Being a PHP Developer in 2017

It’s funny being a PHP developer in 2017. You see all these exciting technologies blowing up (for the JS ecosystem, “blowing up” is the right term!) the landscape; NodeJS guys look down upon you with contempt (who get looked down upon by Golang guys, mind you, who get looked down upon by Erlang developers, who get looked down upon by . . . but I digress!), and as a freelancer, most of the projects you come across are coded horribly in CodeIgniter or are to do with unpleasant CMSs like WordPress or Drupal.

For a long time I tried to get out of the ‘quagmire’ of PHP, wanting to migrate to Python, maybe even JavsScript, but there was too much ground to cover and I couldn’t do it. But much more importantly, I keep finding jobs and projects as a freelance PHP developer, so I couldn’t really complain.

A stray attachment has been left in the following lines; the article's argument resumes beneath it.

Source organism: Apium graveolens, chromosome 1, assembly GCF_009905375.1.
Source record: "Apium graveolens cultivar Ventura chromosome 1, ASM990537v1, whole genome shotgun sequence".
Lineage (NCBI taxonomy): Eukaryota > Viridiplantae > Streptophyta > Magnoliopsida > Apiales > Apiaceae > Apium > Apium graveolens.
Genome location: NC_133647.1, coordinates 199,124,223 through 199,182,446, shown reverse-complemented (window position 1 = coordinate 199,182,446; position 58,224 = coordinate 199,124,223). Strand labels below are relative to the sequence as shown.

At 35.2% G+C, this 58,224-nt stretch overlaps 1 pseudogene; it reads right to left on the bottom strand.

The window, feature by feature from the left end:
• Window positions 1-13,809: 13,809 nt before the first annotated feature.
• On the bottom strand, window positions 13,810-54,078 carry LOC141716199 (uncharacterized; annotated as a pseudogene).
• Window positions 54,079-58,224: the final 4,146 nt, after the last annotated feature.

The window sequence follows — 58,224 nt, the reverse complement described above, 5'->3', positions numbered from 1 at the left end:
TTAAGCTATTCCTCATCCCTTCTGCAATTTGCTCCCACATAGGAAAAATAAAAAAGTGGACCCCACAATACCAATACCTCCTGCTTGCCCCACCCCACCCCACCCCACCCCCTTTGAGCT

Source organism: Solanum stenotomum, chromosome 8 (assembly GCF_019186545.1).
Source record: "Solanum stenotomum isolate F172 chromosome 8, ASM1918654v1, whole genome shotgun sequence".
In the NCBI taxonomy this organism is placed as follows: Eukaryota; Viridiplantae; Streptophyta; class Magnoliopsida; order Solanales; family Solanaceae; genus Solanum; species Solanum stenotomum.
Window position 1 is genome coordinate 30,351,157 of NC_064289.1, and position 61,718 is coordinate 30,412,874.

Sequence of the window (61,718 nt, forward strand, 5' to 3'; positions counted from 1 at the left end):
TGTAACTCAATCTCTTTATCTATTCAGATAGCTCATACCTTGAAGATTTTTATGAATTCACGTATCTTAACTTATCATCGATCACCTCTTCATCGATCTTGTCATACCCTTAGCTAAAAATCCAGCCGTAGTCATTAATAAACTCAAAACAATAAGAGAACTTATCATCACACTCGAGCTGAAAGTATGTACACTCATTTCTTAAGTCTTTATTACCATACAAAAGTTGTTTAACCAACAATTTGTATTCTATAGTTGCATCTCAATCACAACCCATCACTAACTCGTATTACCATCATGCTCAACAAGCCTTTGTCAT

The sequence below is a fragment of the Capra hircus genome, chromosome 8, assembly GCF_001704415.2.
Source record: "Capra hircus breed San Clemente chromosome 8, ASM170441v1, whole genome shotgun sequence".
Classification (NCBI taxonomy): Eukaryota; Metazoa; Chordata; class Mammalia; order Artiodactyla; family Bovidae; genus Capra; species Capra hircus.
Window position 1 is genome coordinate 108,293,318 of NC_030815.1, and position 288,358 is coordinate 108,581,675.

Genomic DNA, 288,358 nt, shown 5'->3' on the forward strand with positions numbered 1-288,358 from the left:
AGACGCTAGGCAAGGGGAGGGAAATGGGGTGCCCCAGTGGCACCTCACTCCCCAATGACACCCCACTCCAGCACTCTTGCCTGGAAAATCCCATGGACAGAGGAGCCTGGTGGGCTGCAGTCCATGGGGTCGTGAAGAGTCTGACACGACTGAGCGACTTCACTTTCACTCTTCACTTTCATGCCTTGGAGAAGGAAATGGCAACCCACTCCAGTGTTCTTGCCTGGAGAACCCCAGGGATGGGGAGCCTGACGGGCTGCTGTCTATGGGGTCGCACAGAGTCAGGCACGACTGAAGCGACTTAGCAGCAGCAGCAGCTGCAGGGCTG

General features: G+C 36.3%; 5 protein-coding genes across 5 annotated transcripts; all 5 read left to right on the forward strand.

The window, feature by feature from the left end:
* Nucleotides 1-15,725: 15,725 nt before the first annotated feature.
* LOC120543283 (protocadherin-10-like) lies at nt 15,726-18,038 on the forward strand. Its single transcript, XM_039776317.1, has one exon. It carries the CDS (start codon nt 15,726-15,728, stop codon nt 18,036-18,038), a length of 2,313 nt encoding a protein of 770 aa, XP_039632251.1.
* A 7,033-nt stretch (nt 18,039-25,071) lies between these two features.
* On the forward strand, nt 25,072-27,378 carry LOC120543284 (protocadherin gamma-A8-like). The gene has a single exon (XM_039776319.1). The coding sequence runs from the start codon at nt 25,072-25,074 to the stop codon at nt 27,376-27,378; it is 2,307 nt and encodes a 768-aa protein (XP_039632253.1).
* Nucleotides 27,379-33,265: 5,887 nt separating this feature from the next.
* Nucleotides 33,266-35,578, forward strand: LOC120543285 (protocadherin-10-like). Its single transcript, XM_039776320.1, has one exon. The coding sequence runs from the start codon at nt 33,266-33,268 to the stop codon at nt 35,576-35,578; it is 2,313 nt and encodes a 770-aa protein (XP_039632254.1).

These days I’m making peace with the fact that PHP is ‘good enough’ for most use cases, and where it isn’t, plugging in a load balancer, Redis, and Node (for sockets) does the job really damn well. I’m also learning that large-system architecture and deep knowledge of databases are important than fretting over a language’s warts.

My advice to new/struggling PHP developers? Give up CodeIgniter, avoid working in software service companies, start with Laravel but migrate ASAP to Symfony, learn some solid OOPS, rip open a framework, learn advanced PHP (generators, co-routines, etc.), and finally, start contributing to a non-trivial open source project. It’s not that hard; at most it will take a year or two of dedication. But it’s an effort worth making. 🙂

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